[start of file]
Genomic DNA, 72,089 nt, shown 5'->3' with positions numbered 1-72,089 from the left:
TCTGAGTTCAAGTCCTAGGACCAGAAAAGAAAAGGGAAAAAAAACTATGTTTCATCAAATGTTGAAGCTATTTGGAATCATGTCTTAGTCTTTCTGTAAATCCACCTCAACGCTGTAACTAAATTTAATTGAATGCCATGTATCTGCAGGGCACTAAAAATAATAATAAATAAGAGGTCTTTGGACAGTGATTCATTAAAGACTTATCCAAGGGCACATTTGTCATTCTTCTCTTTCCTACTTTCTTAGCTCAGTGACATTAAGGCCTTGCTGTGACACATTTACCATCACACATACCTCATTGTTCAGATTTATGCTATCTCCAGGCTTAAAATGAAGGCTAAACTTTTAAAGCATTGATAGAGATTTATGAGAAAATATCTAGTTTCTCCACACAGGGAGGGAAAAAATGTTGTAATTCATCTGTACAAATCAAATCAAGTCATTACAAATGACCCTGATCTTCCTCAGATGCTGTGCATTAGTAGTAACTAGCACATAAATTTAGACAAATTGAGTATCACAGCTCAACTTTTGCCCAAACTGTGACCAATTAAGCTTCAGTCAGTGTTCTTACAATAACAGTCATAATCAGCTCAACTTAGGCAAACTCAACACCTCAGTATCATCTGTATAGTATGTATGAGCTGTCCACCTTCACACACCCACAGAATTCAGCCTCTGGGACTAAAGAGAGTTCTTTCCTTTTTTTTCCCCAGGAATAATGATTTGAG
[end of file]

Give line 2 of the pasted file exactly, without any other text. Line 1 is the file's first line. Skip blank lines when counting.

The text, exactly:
TCTGAGTTCAAGTCCTAGGACCAGAAAAGAAAAGGGAAAAAAAACTATGTTTCATCAAATGTTGAAGCTATTTGGAATCATGTCTTAGTCTTTCTGTAAATCCACCTCAACGCTGTAACTAAATTTAATTGAATGCCATGTATCTGCAGGGCACTAAAAATAATAATAAATAAGAGGTCTTTGGACAGTGATTCATTAAAGACTTATCCAAGGGCACATTTGTCATTCTTCTCTTTCCTACTTTCTTAGCTCAGTGACATTAAGGCCTTGCTGTGACACATTTACCATCACACATACCTCATTGTTCAGATTTATGCTATCTCCAGGCTTAAAATGAAGGCTAAACTTTTAAAGCATTGATAGAGATTTATGAGAAAATATCTAGTTTCTCCACACAGGGAGGGAAAAAATGTTGTAATTCATCTGTACAAATCAAATCAAGTCATTACAAATGACCCTGATCTTCCTCAGATGCTGTGCATTAGTAGTAACTAGCACATAAATTTAGACAAATTGAGTATCACAGCTCAACTTTTGCCCAAACTGTGACCAATTAAGCTTCAGTCAGTGTTCTTACAATAACAGTCATAATCAGCTCAACTTAGGCAAACTCAACACCTCAGTATCATCTGTATAGTATGTATGAGCTGTCCACCTTCACACACCCACAGAATTCAGCCTCTGGGACTAAAGAGAGTTCTTTCCTTTTTTTTCCCCAGGAATAATGATTTGAG